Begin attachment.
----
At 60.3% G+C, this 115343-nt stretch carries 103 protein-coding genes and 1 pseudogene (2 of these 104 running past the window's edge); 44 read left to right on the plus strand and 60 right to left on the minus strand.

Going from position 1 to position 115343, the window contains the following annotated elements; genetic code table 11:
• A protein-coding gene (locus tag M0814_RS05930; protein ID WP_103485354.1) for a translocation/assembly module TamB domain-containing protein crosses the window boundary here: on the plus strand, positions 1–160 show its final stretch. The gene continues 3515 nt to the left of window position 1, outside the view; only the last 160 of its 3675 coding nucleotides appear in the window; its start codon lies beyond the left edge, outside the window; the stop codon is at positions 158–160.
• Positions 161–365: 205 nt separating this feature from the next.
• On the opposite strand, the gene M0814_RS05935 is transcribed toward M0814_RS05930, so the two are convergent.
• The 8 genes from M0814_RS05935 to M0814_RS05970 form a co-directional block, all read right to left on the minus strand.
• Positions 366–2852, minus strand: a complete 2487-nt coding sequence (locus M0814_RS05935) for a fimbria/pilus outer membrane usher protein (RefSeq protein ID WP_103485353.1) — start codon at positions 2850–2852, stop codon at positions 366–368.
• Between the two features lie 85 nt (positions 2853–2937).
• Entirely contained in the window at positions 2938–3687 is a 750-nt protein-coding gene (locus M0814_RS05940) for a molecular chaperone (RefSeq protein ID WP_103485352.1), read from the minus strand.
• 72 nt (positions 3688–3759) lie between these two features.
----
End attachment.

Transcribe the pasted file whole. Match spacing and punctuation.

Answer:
At 60.3% G+C, this 115343-nt stretch carries 103 protein-coding genes and 1 pseudogene (2 of these 104 running past the window's edge); 44 read left to right on the plus strand and 60 right to left on the minus strand.

Going from position 1 to position 115343, the window contains the following annotated elements; genetic code table 11:
• A protein-coding gene (locus tag M0814_RS05930; protein ID WP_103485354.1) for a translocation/assembly module TamB domain-containing protein crosses the window boundary here: on the plus strand, positions 1–160 show its final stretch. The gene continues 3515 nt to the left of window position 1, outside the view; only the last 160 of its 3675 coding nucleotides appear in the window; its start codon lies beyond the left edge, outside the window; the stop codon is at positions 158–160.
• Positions 161–365: 205 nt separating this feature from the next.
• On the opposite strand, the gene M0814_RS05935 is transcribed toward M0814_RS05930, so the two are convergent.
• The 8 genes from M0814_RS05935 to M0814_RS05970 form a co-directional block, all read right to left on the minus strand.
• Positions 366–2852, minus strand: a complete 2487-nt coding sequence (locus M0814_RS05935) for a fimbria/pilus outer membrane usher protein (RefSeq protein ID WP_103485353.1) — start codon at positions 2850–2852, stop codon at positions 366–368.
• Between the two features lie 85 nt (positions 2853–2937).
• Entirely contained in the window at positions 2938–3687 is a 750-nt protein-coding gene (locus M0814_RS05940) for a molecular chaperone (RefSeq protein ID WP_103485352.1), read from the minus strand.
• 72 nt (positions 3688–3759) lie between these two features.